It's only that regarder is an action verb and so would naturally be used in the continuous sense with the imperfect past. Croire, on the other hand, is a stative verb, and not normally used in continuous tenses. This generally applies to verbs such as: être, avoir, aimer, croire, comprendre, penser, comprendre, etc.
"Believe" is one of the stative verbs and is not typically used in continuous tenses, so "Elle croyait..." = She believed (not "she was believing"). http://esl.about.com/od/grammarstructures/a/g_stative.htm
depends on the intention. Because this form is used in this context I interpret it as an ongoing/incomplete action. she believed her mother and still does. if she would not believe her any longer, a different past tense would be required, but this is just my take on it :)
DL says the correct English interpretations are: "she used to believe her mother" and "she believed her mother."
In English these two sentences have very different implications. The first implies she no longer believes her mother as something has occurred to change that. The second simply states a fact that she believed her mother in some context in the past but does not give the implication that she no longer trusts her mother.
How are these two different expressions conveyed in French?
Slane, I believe the difference here could be conveyed considering imperfait vs passé composé tenses.
She used to believe her mother = Elle croyait sa mère. She believed her mother= Elle a cru sa mère.
I wouldn't dare to develop the whole explanation here, but I suggest you take a look at this link http://www.frenchtoday.com/blog/passe-compose-versus-imparfait , mainly at section 4. Hope it helps!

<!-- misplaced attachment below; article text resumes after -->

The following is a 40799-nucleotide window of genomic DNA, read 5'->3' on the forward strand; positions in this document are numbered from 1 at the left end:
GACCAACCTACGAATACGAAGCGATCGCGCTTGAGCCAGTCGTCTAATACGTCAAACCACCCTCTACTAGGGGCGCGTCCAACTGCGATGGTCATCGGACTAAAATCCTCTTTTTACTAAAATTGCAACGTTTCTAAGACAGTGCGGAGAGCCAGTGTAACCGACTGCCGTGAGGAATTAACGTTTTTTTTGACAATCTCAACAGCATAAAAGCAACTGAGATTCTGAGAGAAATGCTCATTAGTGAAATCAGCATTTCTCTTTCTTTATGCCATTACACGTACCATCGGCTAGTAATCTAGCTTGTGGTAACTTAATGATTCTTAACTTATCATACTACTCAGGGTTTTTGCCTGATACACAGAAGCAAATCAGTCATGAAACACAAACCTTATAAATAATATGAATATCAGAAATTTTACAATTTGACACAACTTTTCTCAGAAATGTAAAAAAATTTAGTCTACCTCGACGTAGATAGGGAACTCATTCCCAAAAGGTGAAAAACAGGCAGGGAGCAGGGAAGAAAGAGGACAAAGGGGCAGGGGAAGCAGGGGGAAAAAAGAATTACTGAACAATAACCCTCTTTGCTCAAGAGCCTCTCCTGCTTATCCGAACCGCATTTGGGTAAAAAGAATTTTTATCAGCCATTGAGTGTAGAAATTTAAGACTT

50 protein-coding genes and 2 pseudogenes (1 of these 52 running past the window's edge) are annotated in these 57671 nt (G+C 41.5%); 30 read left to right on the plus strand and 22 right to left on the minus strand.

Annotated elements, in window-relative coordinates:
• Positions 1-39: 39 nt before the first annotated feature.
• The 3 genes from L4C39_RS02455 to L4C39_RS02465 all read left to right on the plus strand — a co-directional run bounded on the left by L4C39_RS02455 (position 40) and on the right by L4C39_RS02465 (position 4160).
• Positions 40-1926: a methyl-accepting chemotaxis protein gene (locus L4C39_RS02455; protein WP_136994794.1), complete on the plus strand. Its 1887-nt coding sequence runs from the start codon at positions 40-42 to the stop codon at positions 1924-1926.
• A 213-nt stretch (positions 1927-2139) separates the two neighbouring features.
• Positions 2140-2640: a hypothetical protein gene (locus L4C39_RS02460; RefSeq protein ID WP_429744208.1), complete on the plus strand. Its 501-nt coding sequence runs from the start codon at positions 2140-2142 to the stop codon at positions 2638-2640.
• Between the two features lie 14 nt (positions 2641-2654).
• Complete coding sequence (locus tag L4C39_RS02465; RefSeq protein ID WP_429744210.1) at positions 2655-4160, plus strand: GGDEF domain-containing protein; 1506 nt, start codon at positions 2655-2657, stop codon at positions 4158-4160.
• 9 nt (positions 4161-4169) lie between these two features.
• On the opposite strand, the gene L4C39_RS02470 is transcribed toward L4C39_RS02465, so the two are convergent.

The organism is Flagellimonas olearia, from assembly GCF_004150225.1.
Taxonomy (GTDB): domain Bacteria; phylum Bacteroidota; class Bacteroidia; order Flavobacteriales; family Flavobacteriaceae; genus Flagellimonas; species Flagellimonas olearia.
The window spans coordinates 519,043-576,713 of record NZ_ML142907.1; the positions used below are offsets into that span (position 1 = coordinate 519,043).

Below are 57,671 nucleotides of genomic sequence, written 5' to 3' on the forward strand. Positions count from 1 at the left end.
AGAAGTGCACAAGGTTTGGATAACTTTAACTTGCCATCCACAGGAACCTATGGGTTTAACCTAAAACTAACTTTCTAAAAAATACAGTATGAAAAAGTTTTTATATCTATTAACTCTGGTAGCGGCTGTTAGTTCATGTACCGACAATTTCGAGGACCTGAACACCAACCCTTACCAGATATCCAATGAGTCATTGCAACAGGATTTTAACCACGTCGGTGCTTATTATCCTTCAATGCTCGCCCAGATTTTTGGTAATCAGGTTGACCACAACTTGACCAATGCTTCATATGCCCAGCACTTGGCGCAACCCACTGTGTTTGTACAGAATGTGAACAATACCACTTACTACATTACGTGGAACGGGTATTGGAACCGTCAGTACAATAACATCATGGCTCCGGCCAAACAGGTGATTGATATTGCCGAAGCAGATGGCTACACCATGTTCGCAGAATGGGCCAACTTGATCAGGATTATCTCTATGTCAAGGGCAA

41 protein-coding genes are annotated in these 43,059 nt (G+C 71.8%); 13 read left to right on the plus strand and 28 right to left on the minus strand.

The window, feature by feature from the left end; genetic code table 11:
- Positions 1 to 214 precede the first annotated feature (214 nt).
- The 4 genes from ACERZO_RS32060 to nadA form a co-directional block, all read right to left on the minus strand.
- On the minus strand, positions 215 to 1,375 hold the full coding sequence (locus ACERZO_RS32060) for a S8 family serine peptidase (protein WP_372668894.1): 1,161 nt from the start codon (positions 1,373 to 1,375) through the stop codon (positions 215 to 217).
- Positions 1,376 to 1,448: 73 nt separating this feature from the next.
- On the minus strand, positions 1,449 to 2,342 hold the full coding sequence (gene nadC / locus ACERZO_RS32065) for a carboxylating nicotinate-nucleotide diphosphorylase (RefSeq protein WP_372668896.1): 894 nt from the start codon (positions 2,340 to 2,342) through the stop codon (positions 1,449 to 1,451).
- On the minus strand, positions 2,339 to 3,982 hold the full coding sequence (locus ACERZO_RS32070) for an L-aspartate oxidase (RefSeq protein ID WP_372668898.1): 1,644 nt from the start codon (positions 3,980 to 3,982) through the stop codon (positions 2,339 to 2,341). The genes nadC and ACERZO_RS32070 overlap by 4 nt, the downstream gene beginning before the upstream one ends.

To believe her mother simply means to believe what she is saying, whereas to believe IN her mother would mean that she believes her mother can do it. For example: The mother says she has no money and the daughter says "okay, mother, I believe you". But if the mother said she couldn't make money like she used to, the daughter could say; "Of course you can mother, I believe in you, you can do it"!
In the course of struggling to see how the French imperfect tense should translate into English, there was a period where "used to" was being tacked on to many sentences rather indiscriminantly in the Imperfect section. As you point out, it is not only unnecessary, it introduces ambiguity into the English sentence that was not present in the French sentence. "She believed her mother" is the best translation of this. Check out the new Tips & Notes for this section.
Is this to say that the passé composé verb tense is always used to translate stative (state) verbs when used in an imperfait context? I am confused as when and when not to use ''used to'' when translating a sentence containing a stative verb. I have read and re-read tips and notes, and comments and remain terribly confused.
No, not at all. Just that most stative verbs in English are not used in a continuous tense. If the verb represents an action (not a state), then you would be justified in using the continuous tense. "Believe" is a stative verb, not an action verb. See here: https://www.thoughtco.com/differences-between-action-and-stative-verbs-1211141